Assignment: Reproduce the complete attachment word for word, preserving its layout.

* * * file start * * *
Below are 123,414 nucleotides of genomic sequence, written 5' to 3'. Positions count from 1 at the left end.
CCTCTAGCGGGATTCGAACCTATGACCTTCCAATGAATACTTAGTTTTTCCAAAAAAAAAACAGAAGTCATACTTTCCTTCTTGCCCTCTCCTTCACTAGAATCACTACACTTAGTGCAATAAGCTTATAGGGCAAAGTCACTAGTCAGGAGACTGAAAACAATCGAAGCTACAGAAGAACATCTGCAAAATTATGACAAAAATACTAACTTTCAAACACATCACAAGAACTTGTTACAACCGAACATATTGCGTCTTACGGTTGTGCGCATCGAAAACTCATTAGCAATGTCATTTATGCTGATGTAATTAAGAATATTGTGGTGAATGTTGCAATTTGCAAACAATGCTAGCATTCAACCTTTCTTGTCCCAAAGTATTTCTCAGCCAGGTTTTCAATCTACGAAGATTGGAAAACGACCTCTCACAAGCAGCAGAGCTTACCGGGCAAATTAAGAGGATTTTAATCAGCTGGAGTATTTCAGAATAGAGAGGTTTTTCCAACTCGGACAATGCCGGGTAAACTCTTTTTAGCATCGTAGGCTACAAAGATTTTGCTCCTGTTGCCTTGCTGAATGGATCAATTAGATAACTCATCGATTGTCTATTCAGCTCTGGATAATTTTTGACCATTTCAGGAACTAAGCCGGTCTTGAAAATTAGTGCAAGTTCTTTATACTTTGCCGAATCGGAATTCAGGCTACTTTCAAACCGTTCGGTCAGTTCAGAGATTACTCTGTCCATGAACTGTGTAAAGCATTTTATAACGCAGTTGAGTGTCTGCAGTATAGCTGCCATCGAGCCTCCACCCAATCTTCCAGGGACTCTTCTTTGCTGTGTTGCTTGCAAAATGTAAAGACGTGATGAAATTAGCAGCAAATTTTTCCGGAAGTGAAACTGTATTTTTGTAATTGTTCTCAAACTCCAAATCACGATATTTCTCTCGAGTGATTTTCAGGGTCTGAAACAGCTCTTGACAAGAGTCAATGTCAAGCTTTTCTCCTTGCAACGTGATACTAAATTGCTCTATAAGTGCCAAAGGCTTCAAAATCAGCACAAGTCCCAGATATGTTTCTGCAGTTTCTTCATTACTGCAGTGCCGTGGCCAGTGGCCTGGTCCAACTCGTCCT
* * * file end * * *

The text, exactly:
Below are 123,414 nucleotides of genomic sequence, written 5' to 3'. Positions count from 1 at the left end.
CCTCTAGCGGGATTCGAACCTATGACCTTCCAATGAATACTTAGTTTTTCCAAAAAAAAAACAGAAGTCATACTTTCCTTCTTGCCCTCTCCTTCACTAGAATCACTACACTTAGTGCAATAAGCTTATAGGGCAAAGTCACTAGTCAGGAGACTGAAAACAATCGAAGCTACAGAAGAACATCTGCAAAATTATGACAAAAATACTAACTTTCAAACACATCACAAGAACTTGTTACAACCGAACATATTGCGTCTTACGGTTGTGCGCATCGAAAACTCATTAGCAATGTCATTTATGCTGATGTAATTAAGAATATTGTGGTGAATGTTGCAATTTGCAAACAATGCTAGCATTCAACCTTTCTTGTCCCAAAGTATTTCTCAGCCAGGTTTTCAATCTACGAAGATTGGAAAACGACCTCTCACAAGCAGCAGAGCTTACCGGGCAAATTAAGAGGATTTTAATCAGCTGGAGTATTTCAGAATAGAGAGGTTTTTCCAACTCGGACAATGCCGGGTAAACTCTTTTTAGCATCGTAGGCTACAAAGATTTTGCTCCTGTTGCCTTGCTGAATGGATCAATTAGATAACTCATCGATTGTCTATTCAGCTCTGGATAATTTTTGACCATTTCAGGAACTAAGCCGGTCTTGAAAATTAGTGCAAGTTCTTTATACTTTGCCGAATCGGAATTCAGGCTACTTTCAAACCGTTCGGTCAGTTCAGAGATTACTCTGTCCATGAACTGTGTAAAGCATTTTATAACGCAGTTGAGTGTCTGCAGTATAGCTGCCATCGAGCCTCCACCCAATCTTCCAGGGACTCTTCTTTGCTGTGTTGCTTGCAAAATGTAAAGACGTGATGAAATTAGCAGCAAATTTTTCCGGAAGTGAAACTGTATTTTTGTAATTGTTCTCAAACTCCAAATCACGATATTTCTCTCGAGTGATTTTCAGGGTCTGAAACAGCTCTTGACAAGAGTCAATGTCAAGCTTTTCTCCTTGCAACGTGATACTAAATTGCTCTATAAGTGCCAAAGGCTTCAAAATCAGCACAAGTCCCAGATATGTTTCTGCAGTTTCTTCATTACTGCAGTGCCGTGGCCAGTGGCCTGGTCCAACTCGTCCT